Drawing on science and technology studies, this book explores how photography transformed an Incan archaeological ruin into “Machu Picchu,” a world heritage site and crown jewel of Peruvian national patrimony.
When Hiram Bingham, a historian from Yale University, first saw Machu Picchu in 1911, it was a ruin obscured by overgrowth whose terraces were farmed a by few families. A century later, Machu Picchu is a UNESCO world heritage site visited by more than a million tourists annually. This remarkable transformation began with the photographs that accompanied Bingham’s article published in National Geographic magazine, which depicted Machu Picchu as a lost city discovered. Focusing on the practices, technologies, and materializations of Bingham’s three expeditions to Peru (1911, 1912, 1914–1915), this book makes a convincing case that visualization, particularly through the camera, played a decisive role in positioning Machu Picchu as both a scientific discovery and a Peruvian heritage site.
Amy Cox Hall argues that while Bingham’s expeditions relied on the labor, knowledge, and support of Peruvian elites, intellectuals, and peasants, the practice of scientific witnessing, and photography specifically, converted Machu Picchu into a cultural artifact fashioned from a distinct way of seeing. Drawing on science and technology studies, she situates letter writing, artifact collecting, and photography as important expeditionary practices that helped shape the way we understand Machu Picchu today. Cox Hall also demonstrates that the photographic evidence was unstable, and, as images circulated worldwide, the “lost city” took on different meanings, especially in Peru, which came to view the site as one of national patrimony in need of protection from expeditions such as Bingham’s.
- List of Illustrations
- A Note on the Text
- Introduction: Seeing Science
- Chapter 1: Epistolary Science
- Chapter 2: Huaquero Vision
- Chapter 3: Latin America as Laboratory
- Chapter 4: Discovery Aesthetics
- Chapter 5: Picturing the Miserable Indian for Science
- Chapter 6: The Politics of Seeing
- Conclusion: Artifact
- Reference List
“Hall's focus on expeditionary photography and her impressive juxtaposition and analysis of archival sources, including photographs, correspondence, photographic circulars, reports, newspapers, and magazines, make Framing a Lost City original and distinct...Framing a Lost City is a welcome and important contribution to the scholarship on photography, nation, and science in Latin America.”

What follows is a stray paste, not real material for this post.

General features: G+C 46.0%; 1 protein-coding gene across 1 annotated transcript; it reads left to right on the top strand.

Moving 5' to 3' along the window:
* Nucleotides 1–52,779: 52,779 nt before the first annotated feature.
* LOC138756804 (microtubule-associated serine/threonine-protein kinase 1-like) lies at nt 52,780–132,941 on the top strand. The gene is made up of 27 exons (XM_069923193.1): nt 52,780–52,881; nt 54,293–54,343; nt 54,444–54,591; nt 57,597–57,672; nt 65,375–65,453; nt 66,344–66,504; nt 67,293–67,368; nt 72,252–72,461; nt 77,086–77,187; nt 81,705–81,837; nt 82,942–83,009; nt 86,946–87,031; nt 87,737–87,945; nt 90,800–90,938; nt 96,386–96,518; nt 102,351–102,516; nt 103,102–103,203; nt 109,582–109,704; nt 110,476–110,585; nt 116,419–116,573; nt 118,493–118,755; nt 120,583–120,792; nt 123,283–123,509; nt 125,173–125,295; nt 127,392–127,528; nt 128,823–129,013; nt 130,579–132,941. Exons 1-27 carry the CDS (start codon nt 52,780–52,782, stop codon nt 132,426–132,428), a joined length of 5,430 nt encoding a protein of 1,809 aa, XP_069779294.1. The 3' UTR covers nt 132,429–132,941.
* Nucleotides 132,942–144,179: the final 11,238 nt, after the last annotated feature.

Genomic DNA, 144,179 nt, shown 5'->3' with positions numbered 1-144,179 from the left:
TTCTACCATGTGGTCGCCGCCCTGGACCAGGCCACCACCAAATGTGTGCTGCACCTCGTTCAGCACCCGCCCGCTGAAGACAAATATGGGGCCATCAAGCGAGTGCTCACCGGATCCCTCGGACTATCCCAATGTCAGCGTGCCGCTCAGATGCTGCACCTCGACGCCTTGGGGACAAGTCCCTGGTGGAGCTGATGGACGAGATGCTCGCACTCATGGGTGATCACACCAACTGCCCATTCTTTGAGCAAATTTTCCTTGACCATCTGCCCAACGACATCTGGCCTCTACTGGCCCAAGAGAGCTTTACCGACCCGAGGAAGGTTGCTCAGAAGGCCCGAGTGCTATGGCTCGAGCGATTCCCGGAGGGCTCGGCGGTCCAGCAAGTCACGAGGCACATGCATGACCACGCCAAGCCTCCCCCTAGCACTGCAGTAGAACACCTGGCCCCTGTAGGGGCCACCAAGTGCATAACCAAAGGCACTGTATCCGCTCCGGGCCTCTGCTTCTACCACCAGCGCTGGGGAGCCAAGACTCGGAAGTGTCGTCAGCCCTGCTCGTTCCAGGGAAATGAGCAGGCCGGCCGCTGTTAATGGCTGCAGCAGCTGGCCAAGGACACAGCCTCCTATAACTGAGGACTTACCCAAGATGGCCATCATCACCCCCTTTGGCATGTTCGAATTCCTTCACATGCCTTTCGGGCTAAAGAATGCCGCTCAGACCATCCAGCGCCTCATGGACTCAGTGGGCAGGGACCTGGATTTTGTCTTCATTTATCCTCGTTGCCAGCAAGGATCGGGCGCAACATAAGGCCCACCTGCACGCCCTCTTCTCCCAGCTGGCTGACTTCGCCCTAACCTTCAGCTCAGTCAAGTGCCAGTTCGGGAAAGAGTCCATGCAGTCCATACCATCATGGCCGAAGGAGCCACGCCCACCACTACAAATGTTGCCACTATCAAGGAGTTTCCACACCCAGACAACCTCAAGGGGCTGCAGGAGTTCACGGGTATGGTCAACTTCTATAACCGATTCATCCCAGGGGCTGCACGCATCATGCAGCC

Hispanic American Historical Review
“The detailed archival work that forms the basis of [Framing a Lost City] is exhaustive and admirable, and this archival complexity is narrated with great clarity. This alone makes Framing a Lost City a substantial contribution to the literature.”
Journal of the Royal Anthropological Institute
“[Framing a Lost City] is a welcome addition to recent scholarship that pokes at imperfect understandings that have become orthodoxy…[Cox Hall] casts a critical eye on the nature of scholarship, discovery and science as it was practiced by US academics a century ago. [Cox Hall's] meticulous investigation of archival sources allows her to recreate the conditions of a grand project's genesis, execution, and conclusions.”
Journal of Latin American Geography
“The archives of the Yale and National Geographic expeditions to Machu Picchu and Peru are a largely untapped treasure chest for the history of science, anthropology, and US–Latin American relations. Amy Cox Hall pulls open the lid, showing how the explorer Hiram Bingham used letters, cameras, and calipers to “develop” the Machu Picchu that tourists buy on postcards today.”
Christopher Heaney, Author of Cradle of Gold: The Story of Hiram Bingham, a Real-Life Indiana Jones, and the Search for Machu Picchu
“This is one of those rare books that should be read and appreciated by scholars, students, and a broadly curious public alike—all who are interested in the part played by science in fashioning Peru’s monumental heritage site, Machu Picchu. Amy Cox Hall’s rendering of this powerful narrative is in itself a marvel of first-rate storytelling.”
Florence E. Babb, University of North Carolina at Chapel Hill, author of The Tourism Encounter: Fashioning Latin American Nations and Histories